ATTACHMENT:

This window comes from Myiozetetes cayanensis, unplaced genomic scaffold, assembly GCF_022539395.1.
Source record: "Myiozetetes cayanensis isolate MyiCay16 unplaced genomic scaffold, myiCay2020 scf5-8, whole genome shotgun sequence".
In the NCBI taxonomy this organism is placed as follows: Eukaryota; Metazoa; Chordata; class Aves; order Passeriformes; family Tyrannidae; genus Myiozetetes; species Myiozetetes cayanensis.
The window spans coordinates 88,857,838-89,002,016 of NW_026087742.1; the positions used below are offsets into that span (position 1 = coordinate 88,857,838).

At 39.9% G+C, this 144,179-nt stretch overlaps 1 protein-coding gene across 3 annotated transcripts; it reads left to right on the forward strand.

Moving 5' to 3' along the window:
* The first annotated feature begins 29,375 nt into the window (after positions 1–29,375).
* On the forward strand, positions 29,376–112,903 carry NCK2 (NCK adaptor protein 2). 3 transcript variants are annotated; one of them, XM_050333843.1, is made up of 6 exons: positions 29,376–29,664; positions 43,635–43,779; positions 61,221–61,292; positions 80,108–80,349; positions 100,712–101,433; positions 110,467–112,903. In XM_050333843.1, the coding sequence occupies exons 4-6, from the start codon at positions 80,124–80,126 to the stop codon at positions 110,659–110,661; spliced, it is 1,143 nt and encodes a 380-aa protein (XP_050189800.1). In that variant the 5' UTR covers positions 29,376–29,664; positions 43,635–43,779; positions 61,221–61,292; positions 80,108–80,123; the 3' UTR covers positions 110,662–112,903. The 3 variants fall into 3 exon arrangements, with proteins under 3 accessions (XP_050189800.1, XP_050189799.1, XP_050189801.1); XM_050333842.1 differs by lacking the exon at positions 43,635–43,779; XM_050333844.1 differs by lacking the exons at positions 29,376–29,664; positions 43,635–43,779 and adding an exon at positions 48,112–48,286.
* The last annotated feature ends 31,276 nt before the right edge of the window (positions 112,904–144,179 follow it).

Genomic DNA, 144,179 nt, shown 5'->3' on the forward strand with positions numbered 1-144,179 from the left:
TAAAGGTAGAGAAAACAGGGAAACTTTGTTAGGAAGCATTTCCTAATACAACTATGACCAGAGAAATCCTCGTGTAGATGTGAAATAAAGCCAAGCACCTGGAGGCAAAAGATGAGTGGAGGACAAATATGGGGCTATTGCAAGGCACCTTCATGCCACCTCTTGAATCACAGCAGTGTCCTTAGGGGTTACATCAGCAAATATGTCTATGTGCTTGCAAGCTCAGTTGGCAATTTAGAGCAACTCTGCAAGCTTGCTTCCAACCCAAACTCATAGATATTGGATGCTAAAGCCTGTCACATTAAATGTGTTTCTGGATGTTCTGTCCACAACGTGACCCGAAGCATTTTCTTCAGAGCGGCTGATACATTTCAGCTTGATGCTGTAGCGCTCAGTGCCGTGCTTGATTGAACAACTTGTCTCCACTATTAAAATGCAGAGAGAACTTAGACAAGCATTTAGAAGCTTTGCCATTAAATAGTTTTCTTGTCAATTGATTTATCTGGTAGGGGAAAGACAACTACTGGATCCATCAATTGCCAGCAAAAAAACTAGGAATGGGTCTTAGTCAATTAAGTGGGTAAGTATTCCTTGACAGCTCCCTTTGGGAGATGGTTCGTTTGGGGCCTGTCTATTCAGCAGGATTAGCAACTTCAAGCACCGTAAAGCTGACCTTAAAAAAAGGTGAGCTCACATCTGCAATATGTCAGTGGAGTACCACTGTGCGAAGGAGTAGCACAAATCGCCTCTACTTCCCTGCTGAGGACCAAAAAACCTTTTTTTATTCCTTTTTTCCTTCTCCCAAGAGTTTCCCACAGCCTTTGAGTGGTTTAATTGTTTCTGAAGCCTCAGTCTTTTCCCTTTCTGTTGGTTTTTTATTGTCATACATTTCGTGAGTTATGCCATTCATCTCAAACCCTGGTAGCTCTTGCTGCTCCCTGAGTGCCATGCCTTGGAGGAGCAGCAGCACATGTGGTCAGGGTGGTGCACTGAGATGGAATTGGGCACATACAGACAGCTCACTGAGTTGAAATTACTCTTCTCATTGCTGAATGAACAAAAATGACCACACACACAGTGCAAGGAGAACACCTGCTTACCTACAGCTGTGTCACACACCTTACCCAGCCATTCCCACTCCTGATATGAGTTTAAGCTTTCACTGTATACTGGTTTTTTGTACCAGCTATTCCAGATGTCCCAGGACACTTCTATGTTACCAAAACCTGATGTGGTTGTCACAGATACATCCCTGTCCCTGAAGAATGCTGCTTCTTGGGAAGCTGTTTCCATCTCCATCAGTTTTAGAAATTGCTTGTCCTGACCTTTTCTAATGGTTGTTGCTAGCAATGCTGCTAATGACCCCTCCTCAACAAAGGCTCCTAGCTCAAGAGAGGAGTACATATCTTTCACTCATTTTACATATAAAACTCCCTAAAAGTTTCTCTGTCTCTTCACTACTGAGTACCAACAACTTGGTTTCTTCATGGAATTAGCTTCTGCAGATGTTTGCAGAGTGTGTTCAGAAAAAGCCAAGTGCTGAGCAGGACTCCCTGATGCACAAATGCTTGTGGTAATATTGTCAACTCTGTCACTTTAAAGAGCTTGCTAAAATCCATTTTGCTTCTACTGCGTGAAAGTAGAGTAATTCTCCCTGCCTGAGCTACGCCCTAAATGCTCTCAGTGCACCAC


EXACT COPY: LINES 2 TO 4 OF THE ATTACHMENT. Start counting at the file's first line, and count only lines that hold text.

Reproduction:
Source record: "Myiozetetes cayanensis isolate MyiCay16 unplaced genomic scaffold, myiCay2020 scf5-8, whole genome shotgun sequence".
In the NCBI taxonomy this organism is placed as follows: Eukaryota; Metazoa; Chordata; class Aves; order Passeriformes; family Tyrannidae; genus Myiozetetes; species Myiozetetes cayanensis.
The window spans coordinates 88,857,838-89,002,016 of NW_026087742.1; the positions used below are offsets into that span (position 1 = coordinate 88,857,838).